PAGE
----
I’m looking forward to two weeks of archival work at the NYPL here at home, and at the Lemeleson Center, the National Archives, and the Postal Museum in D.C. In reviewing NARA’s policies for visitors, I stumbled across, and was impressed by, their Digital Vaults.

I’ve logged a good number of hours in various archives — but I’m a bit nervous about this trip. This time, it’s not only about me and the “content”; it’s also about my ability to handle a bunch of other technologies.

Over a decade ago, when I was working in libraries’ institutional archives and architectural offices’ company archives, my research typically involved a staff member either wheeling out a cart full of boxes full of dusty documents, or leading me into a storage room, where I was given free rein to dig through filing cabinets. Depending upon the institution’s policies (or lack thereof), I either took notes on my laptop or with pencil and paper. Some places allowed me to make unlimited copies; in those cases, I’d typically copy anything that looked remotely relevant, then review my stack of Xeroxes later that night or when I returned home after days or weeks on the road. Back then, everything was on paper. All my archival material for my first book filled at least 10 3″ 3-ring binders.

I’ve visited other archives since then — but they all seem to have had rather restrictive reproduction policies. In some places, I was permitted to take only loose leaf paper and a pencil with me into the reading room. Other places allowed laptops. But, as far as I recall, nobody allowed cameras, scanners or digital recorders. Consequently, I missed out on earlier experiences to develop my digital archival (i.e., in-the-archives) research skills.

It’s not as if I was oblivious to the ways that digital technologies had been transforming research methods — particularly archival research methods. I had been using a citation manager; maintaining a database of notes; evolving a system for storing and classifying my pdfs, images, etc. The first “Making History Podcast,” from 2007, reassured me that, at least in my PDF’ing, OCR’ing, annotating, resource-organizing, and citation-managing, I was making good use of available software and hardware. Recently, several presentations at the “Past’s Digital Presence: Database, Archive, and Knowledge Work in the Humanities” conference at Yale addressed the use of digital technologies in the archives. I found Shane Lundrum’s “Camera, Laptop, and What Else?: Hacking Better Tools for the Short Archival Research Trip” particularly enlightening…. And, I must admit, intimidating. My research process sure wasn’t that regimented, and my research packing list rarely contained anything more technologically advanced then a cellphone.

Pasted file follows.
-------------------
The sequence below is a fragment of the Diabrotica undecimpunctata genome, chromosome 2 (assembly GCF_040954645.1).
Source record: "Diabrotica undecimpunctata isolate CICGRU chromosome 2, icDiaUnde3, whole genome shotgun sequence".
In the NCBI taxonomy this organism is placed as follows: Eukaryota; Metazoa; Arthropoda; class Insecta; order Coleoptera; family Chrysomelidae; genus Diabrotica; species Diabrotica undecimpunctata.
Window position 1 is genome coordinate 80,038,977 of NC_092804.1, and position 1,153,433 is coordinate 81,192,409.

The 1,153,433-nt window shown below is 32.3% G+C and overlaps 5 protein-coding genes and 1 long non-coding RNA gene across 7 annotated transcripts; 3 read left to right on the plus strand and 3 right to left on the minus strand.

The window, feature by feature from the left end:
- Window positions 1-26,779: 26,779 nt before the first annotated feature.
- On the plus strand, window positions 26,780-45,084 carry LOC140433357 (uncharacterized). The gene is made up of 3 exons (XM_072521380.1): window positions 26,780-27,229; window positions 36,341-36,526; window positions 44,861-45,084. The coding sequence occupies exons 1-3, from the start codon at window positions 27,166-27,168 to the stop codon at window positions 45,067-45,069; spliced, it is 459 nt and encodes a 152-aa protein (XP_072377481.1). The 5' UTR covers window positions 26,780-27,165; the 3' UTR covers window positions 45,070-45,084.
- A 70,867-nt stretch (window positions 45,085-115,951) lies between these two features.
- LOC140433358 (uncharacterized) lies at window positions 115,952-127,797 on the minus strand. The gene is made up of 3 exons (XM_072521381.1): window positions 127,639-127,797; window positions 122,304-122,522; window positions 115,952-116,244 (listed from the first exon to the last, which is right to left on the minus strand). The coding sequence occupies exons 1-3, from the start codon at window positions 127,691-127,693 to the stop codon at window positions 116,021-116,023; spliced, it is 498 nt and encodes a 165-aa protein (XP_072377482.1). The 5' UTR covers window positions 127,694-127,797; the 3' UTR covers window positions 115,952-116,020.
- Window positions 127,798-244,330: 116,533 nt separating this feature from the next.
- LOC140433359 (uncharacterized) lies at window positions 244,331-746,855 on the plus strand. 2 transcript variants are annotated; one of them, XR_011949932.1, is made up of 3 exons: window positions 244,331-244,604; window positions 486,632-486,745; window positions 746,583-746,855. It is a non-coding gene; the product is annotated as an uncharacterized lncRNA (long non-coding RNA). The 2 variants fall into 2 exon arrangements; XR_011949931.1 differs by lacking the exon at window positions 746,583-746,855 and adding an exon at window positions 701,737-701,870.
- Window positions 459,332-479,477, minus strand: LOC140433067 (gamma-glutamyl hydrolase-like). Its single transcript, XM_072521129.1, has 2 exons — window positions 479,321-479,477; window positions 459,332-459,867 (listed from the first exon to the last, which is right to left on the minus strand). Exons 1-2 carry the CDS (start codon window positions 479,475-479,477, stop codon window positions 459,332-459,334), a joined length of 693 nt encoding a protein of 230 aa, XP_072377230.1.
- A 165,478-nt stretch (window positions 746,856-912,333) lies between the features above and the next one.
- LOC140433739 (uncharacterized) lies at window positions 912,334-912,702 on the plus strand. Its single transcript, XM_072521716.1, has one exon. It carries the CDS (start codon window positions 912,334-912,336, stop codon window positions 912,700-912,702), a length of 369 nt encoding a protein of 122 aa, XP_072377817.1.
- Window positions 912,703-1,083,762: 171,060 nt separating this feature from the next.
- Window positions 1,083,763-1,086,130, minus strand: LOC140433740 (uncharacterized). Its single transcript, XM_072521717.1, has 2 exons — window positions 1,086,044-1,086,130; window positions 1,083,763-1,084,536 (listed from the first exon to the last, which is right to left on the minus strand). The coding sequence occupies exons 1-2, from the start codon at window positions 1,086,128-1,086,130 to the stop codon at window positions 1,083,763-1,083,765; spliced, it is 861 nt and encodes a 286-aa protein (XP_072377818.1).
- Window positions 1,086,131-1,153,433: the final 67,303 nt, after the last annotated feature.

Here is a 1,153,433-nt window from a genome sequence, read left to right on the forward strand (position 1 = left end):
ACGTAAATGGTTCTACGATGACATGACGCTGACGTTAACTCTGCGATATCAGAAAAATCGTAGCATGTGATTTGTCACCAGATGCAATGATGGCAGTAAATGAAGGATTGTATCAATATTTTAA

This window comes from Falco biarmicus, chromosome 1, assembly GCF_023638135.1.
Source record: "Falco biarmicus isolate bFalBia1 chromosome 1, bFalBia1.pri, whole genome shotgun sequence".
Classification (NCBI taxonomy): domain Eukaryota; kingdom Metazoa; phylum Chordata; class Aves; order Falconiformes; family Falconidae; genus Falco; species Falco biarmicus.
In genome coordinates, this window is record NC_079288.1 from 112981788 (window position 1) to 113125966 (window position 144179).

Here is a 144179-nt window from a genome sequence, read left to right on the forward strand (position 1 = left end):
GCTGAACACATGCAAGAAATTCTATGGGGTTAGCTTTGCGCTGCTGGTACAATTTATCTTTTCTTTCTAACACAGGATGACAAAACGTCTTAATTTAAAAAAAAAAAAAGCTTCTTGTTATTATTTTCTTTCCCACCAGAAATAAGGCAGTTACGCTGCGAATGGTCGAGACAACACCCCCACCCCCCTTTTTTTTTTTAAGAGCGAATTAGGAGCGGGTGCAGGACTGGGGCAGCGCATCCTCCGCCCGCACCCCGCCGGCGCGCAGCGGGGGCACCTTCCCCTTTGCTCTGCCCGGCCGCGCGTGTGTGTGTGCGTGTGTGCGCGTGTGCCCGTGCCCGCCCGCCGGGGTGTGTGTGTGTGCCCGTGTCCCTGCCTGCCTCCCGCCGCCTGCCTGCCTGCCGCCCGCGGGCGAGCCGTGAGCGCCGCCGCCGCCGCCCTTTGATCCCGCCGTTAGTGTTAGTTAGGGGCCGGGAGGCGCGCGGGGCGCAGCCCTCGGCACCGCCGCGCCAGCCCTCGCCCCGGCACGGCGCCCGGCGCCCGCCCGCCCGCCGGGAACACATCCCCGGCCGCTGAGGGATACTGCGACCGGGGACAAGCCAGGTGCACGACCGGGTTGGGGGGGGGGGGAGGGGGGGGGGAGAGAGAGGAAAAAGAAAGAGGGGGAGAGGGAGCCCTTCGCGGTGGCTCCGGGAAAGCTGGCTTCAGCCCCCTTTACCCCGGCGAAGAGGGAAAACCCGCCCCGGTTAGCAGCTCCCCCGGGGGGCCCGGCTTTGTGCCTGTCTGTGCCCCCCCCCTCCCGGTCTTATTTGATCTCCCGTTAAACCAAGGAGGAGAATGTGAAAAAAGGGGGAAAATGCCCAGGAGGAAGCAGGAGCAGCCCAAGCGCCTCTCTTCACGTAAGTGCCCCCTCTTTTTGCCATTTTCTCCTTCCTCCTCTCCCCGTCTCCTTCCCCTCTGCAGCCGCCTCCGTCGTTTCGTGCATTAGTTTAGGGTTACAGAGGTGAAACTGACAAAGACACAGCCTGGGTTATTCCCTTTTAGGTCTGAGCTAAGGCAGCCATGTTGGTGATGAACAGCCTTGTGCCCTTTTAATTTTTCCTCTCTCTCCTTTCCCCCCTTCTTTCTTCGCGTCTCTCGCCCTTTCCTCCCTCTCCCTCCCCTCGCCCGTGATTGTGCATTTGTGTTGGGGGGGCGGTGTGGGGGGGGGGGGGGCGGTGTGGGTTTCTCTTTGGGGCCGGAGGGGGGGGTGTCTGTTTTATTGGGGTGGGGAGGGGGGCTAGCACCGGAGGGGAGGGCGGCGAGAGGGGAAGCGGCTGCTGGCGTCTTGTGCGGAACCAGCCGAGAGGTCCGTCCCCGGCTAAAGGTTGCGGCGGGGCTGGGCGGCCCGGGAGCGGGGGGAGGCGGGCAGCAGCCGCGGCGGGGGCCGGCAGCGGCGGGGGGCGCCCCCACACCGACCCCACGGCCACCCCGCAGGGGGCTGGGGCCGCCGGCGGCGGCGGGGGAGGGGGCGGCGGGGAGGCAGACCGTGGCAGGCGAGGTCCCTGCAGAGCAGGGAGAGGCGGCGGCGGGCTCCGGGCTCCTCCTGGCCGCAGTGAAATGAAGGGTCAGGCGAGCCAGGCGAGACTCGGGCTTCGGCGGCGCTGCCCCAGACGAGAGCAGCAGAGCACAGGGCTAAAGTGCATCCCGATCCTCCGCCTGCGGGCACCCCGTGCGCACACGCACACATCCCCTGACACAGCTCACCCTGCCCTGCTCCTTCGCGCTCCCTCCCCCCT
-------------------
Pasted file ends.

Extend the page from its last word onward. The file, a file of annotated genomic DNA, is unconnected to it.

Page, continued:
I have a decent publication record — including a book with a good press and several book chapters and peer-reviewed articles — yet the relative lack of technological sophistication of my research methods for some reason made me question the effectiveness of those methods. (I think reading too many ProfHacker posts and listening to too many Digital Campus podcasts has somehow convinced me that early tech adoption is obligatory — as is the deep integration of technology into one’s teaching and research.) It made me wonder if I was missing out on something important because I don’t know how to write Applescript…and I don’t “get” Tweets…and I occasionally even have a hard time setting up a tripod. If this is where research is heading, if this is the kind of research I have to prepare my graduate students to do, am I falling behind?

Initially, my current project was only feeding into these concerns. Most of my previous archival work focused on texts — flat, static, docile paper documents. This time, I’m working not only with manuscripts and maps and blueprints, but also with archival audio, video, and film. Things with moving parts and plugs. Reading the National Archives’ policies for self-service audio and video copying left my head spinning. BNC connector? SUM jack? Awhoza? Awhatza? The list of crap I’d have to schlep down to D.C. on Amtrak seemed endless: I imagined myself rolling up to the archives in College Park, MD, with a UHaul full of recorders and cables and hard drives; the logistics of transporting all this stuff baffled me. Another issue was that I owned few of the tools they recommended — so my internal cash register was anticipating a pretty hefty bill at B&H.

Then Kevin and Jen, godbless’em, came to the rescue. Despite having a brand-new baby, they took some time to introduce me to a few audio and video recorder options, showed me how to record and upload, etc. I’ve chosen equipment for which there isn’t too steep a learning curve, but is still “robust” enough for me to maybe, someday, grow into it (I’ve always wanted to do more audio recording, so I decided to get a recorder that’s a bit fancier than I really need right now — so I can eventually learn how to use all those other features). Now I’m a bit less freaked out. I’m heading over to B&H tomorrow to do some damage.

And soon I’ll head into the archives with some shiny new geegaws in my toolbox. I just hope that all these gadgets don’t get in the way of my engagement with, and enjoyment of, the archival material. I don’t want to be so stressed out about, say, adjusting the resolution on my videorecorder or the gain on my audio recorder that I forget to engage with the content of the film or radio show I’m dubbing…or forget to appreciate that Holy crap, I’m watching something that maybe nobody has seen since 1933. If you ask me, that’s way more awesome than “super bit mapping” and Applescript.

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